I am a father, a husband, a brother, a son, a cousin, a director, an artist….
How would you define yourself? We often get asked, as part of an introduction, “So, what do you do?” Our society often defines us by what role we play in it. While this method is common, it can also introduce ideas of grandeur. We deem some roles as more valuable than others. We create a hierarchy of value-based more on what we are able to accomplish, than who we are as people. We are defined by what we do and less on who we are.
This concept presents itself in the context of Work-Life Balance because if we define ourselves solely by what we do, as we are encouraged to do daily, then there will always be a skewing towards work being the most important.
So what do we base our value on, what determines our identity?
In her book, “Quiet” author Susan Cain describes the shift in society that happened in the ’30s and ’40s when the focus moved from one on character to a focus on personality. Individuals focused on how to sell themselves. Popular books such as How To Win Friends and Influence People have dominated the bestseller list. Unfortunately, many of these books focus on developing or selling what you can do for people, instead of who you are. The focus is on the strong and the persuasive, with the quiet and subtle often being overlooked.
Currently, it seems as if our culture oscillates between viewpoints. Whereas extroversion was prized, now you see many articles on introversion. Many people are declaring themselves introverts and thus selling why it is so good to be an introvert. (Being an introvert myself, I find this ironic because usually, I am trying to not stand out.) Our culture seems to only think in extremes, it tends to make things easier to value or categorize. However, in dealing with extremes and drawing such distinguishing lines on value, are we leaving out vast pockets of people?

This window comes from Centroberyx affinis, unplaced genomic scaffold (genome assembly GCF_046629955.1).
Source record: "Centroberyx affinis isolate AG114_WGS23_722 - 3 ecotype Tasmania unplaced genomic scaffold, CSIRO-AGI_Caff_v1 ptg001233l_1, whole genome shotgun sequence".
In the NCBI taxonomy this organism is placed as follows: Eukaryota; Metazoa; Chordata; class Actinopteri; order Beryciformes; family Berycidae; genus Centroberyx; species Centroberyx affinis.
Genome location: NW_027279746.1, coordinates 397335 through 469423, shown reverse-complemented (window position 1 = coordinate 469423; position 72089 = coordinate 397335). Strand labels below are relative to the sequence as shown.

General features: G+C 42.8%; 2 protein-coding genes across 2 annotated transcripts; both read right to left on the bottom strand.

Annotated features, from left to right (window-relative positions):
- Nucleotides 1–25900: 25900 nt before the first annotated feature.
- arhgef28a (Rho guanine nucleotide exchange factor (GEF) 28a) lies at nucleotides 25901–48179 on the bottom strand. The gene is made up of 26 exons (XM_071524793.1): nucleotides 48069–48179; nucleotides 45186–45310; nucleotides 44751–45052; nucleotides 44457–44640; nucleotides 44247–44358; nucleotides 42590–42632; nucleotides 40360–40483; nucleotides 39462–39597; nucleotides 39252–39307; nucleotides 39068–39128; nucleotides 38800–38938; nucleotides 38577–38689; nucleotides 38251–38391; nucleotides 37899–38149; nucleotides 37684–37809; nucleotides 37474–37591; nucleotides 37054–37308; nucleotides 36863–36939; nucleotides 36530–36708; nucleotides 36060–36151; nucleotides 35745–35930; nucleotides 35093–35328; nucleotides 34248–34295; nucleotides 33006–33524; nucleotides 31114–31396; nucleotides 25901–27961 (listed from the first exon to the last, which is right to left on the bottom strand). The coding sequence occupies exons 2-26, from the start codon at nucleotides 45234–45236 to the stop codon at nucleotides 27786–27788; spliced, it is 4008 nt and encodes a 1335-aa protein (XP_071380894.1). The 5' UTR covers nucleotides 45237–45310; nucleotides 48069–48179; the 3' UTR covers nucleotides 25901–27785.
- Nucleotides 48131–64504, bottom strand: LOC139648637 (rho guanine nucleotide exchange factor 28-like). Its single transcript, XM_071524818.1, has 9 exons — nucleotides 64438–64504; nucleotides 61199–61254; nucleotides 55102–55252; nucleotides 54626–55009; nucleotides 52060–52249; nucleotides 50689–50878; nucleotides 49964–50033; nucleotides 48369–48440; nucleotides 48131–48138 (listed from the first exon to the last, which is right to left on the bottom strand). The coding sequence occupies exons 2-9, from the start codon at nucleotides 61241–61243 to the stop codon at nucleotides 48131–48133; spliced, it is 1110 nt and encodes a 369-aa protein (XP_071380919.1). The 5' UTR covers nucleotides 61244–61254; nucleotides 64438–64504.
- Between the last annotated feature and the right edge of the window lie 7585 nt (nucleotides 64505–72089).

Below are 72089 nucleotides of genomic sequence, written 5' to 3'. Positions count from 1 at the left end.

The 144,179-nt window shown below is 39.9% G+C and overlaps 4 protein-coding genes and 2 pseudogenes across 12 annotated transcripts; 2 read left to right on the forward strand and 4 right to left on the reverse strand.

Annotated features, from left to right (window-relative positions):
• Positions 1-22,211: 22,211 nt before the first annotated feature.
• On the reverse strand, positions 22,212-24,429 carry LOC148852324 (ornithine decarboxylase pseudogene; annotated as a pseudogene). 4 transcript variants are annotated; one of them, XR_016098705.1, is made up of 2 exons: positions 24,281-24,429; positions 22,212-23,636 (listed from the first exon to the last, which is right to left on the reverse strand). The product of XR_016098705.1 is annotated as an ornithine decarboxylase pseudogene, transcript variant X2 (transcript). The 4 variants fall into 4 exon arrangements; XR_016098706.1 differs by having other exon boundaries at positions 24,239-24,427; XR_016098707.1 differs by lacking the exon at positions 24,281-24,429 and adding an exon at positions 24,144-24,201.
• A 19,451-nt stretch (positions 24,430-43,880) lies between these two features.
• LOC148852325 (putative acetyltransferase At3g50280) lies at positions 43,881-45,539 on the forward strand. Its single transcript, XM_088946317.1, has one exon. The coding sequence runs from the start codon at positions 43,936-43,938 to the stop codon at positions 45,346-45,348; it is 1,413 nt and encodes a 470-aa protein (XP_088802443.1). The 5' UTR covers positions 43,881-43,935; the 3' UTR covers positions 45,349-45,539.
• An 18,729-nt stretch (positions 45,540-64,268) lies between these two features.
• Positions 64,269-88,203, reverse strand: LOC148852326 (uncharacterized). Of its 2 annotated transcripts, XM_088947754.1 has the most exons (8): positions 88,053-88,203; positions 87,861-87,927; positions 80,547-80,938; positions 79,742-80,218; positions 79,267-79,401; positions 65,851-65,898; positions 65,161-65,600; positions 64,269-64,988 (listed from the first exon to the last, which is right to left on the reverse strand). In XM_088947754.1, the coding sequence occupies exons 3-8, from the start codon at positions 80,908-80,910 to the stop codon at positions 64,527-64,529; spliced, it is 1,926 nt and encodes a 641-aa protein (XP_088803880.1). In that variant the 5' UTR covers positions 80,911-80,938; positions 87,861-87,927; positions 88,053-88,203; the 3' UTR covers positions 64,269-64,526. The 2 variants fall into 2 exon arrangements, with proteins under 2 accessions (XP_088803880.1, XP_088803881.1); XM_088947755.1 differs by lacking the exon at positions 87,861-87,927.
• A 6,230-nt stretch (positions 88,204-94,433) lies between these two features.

In establishing a doer-based society are we invalidating the lives of those who are not able? Is this the maxim that we wish to live by? You can do, therefore you are valuable.
To live in such a society is to dwell in a land void of grace. As followers of Christ, we must not fall prey and let society’s maxim become our plum line of existence.
So where does our identity come from?
Many books have been written on the subject of our identity in Christ. God created us with purpose. He rescued us and has set us apart. He has given us hope. Many of us may have heard these things before, but we tend to forget. I believe this is why in Hebrews 3:13 the writer urges us to exhort one another daily. If these truths are not remembered or reinforced, we will drift. Attached to this article you will find a simple handout with the truths of who we are in Christ. These are for you to take and reflect on throughout your day, they are also for you to know how to encourage others who may be struggling and need exhortation as mentioned in Hebrews 3:13.
While it is good for us to know these truths, for me, one of the hardest things is knowing how to practically live them out in my daily life. How do we live out these truths in a culture that is trying to reshape and change our identity?
In Scripture, God gives us examples of those that have gone before us. In the life of Daniel, we see the importance of drawing boundaries and where to place them. In the life of Esther and Daniel, we see the importance of community. The need to have people to remind you of what is true and to stand with you. At times our faith will lead us to go counter to culture as we read about in the lives of Nehemiah, Daniel, and Esther. God uses our lives to impact the lives of others and can use us just as He did Esther, Daniel, Joseph, and Nehemiah to serve others and to make Himself known.
In the coming weeks, we will talk more about how to practically live out our identity in Christ. We will discuss how our lives are in Christ and how He is calling us to follow after Him in both our work and our home.
For further study and meditation, download the Who we are in Christ worksheet.